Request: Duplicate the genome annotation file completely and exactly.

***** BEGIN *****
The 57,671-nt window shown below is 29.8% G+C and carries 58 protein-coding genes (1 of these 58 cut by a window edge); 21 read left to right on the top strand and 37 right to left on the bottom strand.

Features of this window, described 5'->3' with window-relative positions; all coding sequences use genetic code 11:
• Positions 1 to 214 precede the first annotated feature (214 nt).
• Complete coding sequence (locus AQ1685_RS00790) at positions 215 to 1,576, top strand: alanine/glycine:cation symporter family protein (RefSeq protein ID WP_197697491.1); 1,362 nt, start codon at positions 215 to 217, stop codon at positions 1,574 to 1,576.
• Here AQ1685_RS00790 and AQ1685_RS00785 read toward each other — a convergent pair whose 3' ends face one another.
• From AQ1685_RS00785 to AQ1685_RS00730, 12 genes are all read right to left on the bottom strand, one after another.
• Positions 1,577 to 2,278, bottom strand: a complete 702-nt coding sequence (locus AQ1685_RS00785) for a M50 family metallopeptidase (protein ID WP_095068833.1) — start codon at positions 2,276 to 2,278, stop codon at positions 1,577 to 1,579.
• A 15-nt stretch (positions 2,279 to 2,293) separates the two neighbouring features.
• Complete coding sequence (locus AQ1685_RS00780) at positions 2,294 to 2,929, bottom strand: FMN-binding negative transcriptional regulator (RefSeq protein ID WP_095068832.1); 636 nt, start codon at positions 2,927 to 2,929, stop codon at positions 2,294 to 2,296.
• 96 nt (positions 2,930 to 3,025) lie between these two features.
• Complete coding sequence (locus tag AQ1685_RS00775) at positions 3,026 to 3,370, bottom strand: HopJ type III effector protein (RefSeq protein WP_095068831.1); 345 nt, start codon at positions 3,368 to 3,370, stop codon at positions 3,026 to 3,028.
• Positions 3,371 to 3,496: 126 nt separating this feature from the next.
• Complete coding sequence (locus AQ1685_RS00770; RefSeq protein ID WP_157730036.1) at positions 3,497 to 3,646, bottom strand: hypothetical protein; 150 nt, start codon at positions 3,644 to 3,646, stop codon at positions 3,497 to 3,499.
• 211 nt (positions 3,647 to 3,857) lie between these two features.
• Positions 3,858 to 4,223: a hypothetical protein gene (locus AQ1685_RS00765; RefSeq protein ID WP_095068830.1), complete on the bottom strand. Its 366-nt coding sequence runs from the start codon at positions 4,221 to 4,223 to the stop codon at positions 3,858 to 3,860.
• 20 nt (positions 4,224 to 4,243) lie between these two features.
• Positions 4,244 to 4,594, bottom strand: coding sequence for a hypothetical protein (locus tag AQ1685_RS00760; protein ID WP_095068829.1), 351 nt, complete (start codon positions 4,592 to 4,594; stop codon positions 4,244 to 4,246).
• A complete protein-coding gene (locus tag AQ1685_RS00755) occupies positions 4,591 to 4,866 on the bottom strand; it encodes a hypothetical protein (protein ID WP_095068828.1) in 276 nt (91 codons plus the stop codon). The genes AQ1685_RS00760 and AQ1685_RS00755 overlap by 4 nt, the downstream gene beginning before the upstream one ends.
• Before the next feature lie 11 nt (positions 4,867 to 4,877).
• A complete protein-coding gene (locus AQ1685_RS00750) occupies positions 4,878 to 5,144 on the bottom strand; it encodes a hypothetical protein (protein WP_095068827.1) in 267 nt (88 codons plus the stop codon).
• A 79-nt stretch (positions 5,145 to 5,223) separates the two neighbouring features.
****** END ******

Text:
The 57,671-nt window shown below is 29.8% G+C and carries 58 protein-coding genes (1 of these 58 cut by a window edge); 21 read left to right on the top strand and 37 right to left on the bottom strand.

Features of this window, described 5'->3' with window-relative positions; all coding sequences use genetic code 11:
• Positions 1 to 214 precede the first annotated feature (214 nt).
• Complete coding sequence (locus AQ1685_RS00790) at positions 215 to 1,576, top strand: alanine/glycine:cation symporter family protein (RefSeq protein ID WP_197697491.1); 1,362 nt, start codon at positions 215 to 217, stop codon at positions 1,574 to 1,576.
• Here AQ1685_RS00790 and AQ1685_RS00785 read toward each other — a convergent pair whose 3' ends face one another.
• From AQ1685_RS00785 to AQ1685_RS00730, 12 genes are all read right to left on the bottom strand, one after another.
• Positions 1,577 to 2,278, bottom strand: a complete 702-nt coding sequence (locus AQ1685_RS00785) for a M50 family metallopeptidase (protein ID WP_095068833.1) — start codon at positions 2,276 to 2,278, stop codon at positions 1,577 to 1,579.
• A 15-nt stretch (positions 2,279 to 2,293) separates the two neighbouring features.
• Complete coding sequence (locus AQ1685_RS00780) at positions 2,294 to 2,929, bottom strand: FMN-binding negative transcriptional regulator (RefSeq protein ID WP_095068832.1); 636 nt, start codon at positions 2,927 to 2,929, stop codon at positions 2,294 to 2,296.
• 96 nt (positions 2,930 to 3,025) lie between these two features.
• Complete coding sequence (locus tag AQ1685_RS00775) at positions 3,026 to 3,370, bottom strand: HopJ type III effector protein (RefSeq protein WP_095068831.1); 345 nt, start codon at positions 3,368 to 3,370, stop codon at positions 3,026 to 3,028.
• Positions 3,371 to 3,496: 126 nt separating this feature from the next.
• Complete coding sequence (locus AQ1685_RS00770; RefSeq protein ID WP_157730036.1) at positions 3,497 to 3,646, bottom strand: hypothetical protein; 150 nt, start codon at positions 3,644 to 3,646, stop codon at positions 3,497 to 3,499.
• 211 nt (positions 3,647 to 3,857) lie between these two features.
• Positions 3,858 to 4,223: a hypothetical protein gene (locus AQ1685_RS00765; RefSeq protein ID WP_095068830.1), complete on the bottom strand. Its 366-nt coding sequence runs from the start codon at positions 4,221 to 4,223 to the stop codon at positions 3,858 to 3,860.
• 20 nt (positions 4,224 to 4,243) lie between these two features.
• Positions 4,244 to 4,594, bottom strand: coding sequence for a hypothetical protein (locus tag AQ1685_RS00760; protein ID WP_095068829.1), 351 nt, complete (start codon positions 4,592 to 4,594; stop codon positions 4,244 to 4,246).
• A complete protein-coding gene (locus tag AQ1685_RS00755) occupies positions 4,591 to 4,866 on the bottom strand; it encodes a hypothetical protein (protein ID WP_095068828.1) in 276 nt (91 codons plus the stop codon). The genes AQ1685_RS00760 and AQ1685_RS00755 overlap by 4 nt, the downstream gene beginning before the upstream one ends.
• Before the next feature lie 11 nt (positions 4,867 to 4,877).
• A complete protein-coding gene (locus AQ1685_RS00750) occupies positions 4,878 to 5,144 on the bottom strand; it encodes a hypothetical protein (protein WP_095068827.1) in 267 nt (88 codons plus the stop codon).
• A 79-nt stretch (positions 5,145 to 5,223) separates the two neighbouring features.